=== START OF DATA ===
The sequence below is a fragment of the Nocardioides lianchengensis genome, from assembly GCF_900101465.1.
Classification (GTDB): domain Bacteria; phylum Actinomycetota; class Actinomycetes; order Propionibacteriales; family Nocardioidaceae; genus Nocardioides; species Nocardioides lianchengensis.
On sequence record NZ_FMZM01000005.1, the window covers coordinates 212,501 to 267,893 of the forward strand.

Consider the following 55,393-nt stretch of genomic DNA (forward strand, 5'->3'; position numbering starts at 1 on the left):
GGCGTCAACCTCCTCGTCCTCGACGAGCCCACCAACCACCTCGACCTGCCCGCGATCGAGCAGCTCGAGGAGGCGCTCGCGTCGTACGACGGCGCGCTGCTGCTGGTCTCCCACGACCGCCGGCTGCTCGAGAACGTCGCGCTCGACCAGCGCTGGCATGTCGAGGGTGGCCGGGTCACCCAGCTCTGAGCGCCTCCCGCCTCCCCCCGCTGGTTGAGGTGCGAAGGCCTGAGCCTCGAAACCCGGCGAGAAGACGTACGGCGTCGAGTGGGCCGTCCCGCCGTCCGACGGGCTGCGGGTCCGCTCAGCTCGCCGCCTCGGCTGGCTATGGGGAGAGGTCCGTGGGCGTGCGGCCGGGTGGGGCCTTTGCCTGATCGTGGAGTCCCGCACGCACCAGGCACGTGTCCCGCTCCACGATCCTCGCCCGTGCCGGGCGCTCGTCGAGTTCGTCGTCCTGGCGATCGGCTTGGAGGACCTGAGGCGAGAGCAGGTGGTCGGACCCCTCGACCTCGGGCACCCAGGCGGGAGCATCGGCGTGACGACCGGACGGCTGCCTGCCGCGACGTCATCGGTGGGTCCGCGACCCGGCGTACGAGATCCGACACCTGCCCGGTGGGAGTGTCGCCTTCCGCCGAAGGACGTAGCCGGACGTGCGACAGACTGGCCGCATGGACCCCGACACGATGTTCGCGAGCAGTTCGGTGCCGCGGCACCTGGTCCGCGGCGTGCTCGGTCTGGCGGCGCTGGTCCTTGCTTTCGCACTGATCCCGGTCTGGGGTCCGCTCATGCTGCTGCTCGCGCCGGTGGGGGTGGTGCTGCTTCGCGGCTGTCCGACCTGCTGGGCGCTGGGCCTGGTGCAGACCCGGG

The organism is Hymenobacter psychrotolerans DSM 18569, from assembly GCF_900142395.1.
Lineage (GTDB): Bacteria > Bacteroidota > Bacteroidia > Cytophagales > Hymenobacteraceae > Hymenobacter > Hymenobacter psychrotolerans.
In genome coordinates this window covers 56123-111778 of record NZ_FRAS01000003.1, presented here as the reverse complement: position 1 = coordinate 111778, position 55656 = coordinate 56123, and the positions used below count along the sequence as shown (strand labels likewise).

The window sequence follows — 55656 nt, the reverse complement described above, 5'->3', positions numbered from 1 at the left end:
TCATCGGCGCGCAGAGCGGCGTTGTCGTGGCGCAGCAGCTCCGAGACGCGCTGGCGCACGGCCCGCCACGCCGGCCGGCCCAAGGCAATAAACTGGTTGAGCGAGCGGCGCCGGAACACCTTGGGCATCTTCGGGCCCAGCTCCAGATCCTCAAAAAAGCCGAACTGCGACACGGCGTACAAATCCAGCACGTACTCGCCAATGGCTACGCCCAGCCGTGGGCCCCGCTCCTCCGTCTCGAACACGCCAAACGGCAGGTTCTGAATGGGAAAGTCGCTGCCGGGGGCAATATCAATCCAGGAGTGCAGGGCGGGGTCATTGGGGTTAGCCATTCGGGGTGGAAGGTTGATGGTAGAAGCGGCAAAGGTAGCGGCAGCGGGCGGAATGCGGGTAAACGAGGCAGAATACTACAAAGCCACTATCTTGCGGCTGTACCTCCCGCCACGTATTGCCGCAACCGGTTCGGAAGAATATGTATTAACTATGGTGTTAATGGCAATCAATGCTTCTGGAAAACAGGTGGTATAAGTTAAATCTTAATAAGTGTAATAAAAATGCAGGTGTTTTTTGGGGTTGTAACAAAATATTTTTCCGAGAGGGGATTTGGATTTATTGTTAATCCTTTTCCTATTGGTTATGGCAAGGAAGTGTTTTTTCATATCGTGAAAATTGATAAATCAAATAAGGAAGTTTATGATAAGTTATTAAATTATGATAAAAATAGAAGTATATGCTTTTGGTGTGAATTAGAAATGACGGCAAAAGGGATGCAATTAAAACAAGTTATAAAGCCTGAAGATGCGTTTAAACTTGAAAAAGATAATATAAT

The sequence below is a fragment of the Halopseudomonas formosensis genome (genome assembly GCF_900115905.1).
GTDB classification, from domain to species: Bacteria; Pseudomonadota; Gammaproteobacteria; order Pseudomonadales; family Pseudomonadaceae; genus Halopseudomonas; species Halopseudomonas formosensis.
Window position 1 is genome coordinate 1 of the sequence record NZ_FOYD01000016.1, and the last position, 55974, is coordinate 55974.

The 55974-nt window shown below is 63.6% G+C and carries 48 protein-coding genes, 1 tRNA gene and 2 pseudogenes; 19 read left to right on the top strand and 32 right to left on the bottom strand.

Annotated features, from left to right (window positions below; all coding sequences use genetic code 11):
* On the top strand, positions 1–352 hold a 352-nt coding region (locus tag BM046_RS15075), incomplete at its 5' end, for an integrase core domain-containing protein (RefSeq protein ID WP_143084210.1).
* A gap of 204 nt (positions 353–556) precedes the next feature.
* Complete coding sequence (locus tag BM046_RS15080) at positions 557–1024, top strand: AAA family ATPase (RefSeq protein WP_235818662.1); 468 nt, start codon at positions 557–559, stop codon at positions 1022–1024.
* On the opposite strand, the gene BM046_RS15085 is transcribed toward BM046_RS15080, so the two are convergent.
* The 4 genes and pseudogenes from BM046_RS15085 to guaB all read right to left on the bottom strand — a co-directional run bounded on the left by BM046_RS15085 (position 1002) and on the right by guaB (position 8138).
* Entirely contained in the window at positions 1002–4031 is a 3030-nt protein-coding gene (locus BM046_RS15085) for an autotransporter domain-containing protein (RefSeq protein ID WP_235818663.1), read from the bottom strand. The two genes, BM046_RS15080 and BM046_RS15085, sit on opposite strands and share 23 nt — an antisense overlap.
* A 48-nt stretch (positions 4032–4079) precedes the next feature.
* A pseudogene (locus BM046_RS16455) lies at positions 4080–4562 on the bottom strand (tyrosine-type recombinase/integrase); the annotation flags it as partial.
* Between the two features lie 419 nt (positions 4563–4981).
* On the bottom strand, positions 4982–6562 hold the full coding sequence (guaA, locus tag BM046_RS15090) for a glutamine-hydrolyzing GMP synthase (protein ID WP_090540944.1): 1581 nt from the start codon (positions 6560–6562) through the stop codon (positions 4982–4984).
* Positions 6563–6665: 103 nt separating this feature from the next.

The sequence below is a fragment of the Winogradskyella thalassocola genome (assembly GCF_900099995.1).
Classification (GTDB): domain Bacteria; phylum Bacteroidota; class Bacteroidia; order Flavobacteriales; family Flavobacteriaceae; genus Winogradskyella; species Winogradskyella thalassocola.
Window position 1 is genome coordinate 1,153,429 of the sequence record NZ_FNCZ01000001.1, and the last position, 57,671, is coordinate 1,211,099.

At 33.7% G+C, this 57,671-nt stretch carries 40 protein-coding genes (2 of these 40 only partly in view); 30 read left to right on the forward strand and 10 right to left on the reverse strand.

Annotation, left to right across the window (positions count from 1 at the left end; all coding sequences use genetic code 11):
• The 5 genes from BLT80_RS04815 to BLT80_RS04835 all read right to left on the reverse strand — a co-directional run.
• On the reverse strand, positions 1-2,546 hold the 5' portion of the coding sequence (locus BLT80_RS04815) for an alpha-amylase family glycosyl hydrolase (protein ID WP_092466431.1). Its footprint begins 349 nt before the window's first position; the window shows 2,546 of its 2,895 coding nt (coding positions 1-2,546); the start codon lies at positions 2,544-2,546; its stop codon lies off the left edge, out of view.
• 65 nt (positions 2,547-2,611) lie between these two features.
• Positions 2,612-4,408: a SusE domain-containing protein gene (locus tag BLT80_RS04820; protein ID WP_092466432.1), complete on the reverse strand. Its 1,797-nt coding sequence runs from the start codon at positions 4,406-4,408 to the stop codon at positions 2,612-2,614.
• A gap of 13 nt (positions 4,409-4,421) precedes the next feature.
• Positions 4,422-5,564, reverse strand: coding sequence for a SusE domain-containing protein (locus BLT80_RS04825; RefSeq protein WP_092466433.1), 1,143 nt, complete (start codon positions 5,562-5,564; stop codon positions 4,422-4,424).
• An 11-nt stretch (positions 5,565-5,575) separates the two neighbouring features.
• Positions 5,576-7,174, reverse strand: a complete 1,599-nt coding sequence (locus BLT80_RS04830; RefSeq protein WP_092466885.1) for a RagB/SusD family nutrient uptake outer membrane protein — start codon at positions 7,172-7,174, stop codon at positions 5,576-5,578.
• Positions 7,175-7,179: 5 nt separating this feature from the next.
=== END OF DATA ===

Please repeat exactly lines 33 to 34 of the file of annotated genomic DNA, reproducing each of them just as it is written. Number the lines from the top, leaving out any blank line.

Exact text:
• On the reverse strand, positions 1-2,546 hold the 5' portion of the coding sequence (locus BLT80_RS04815) for an alpha-amylase family glycosyl hydrolase (protein ID WP_092466431.1). Its footprint begins 349 nt before the window's first position; the window shows 2,546 of its 2,895 coding nt (coding positions 1-2,546); the start codon lies at positions 2,544-2,546; its stop codon lies off the left edge, out of view.
• 65 nt (positions 2,547-2,611) lie between these two features.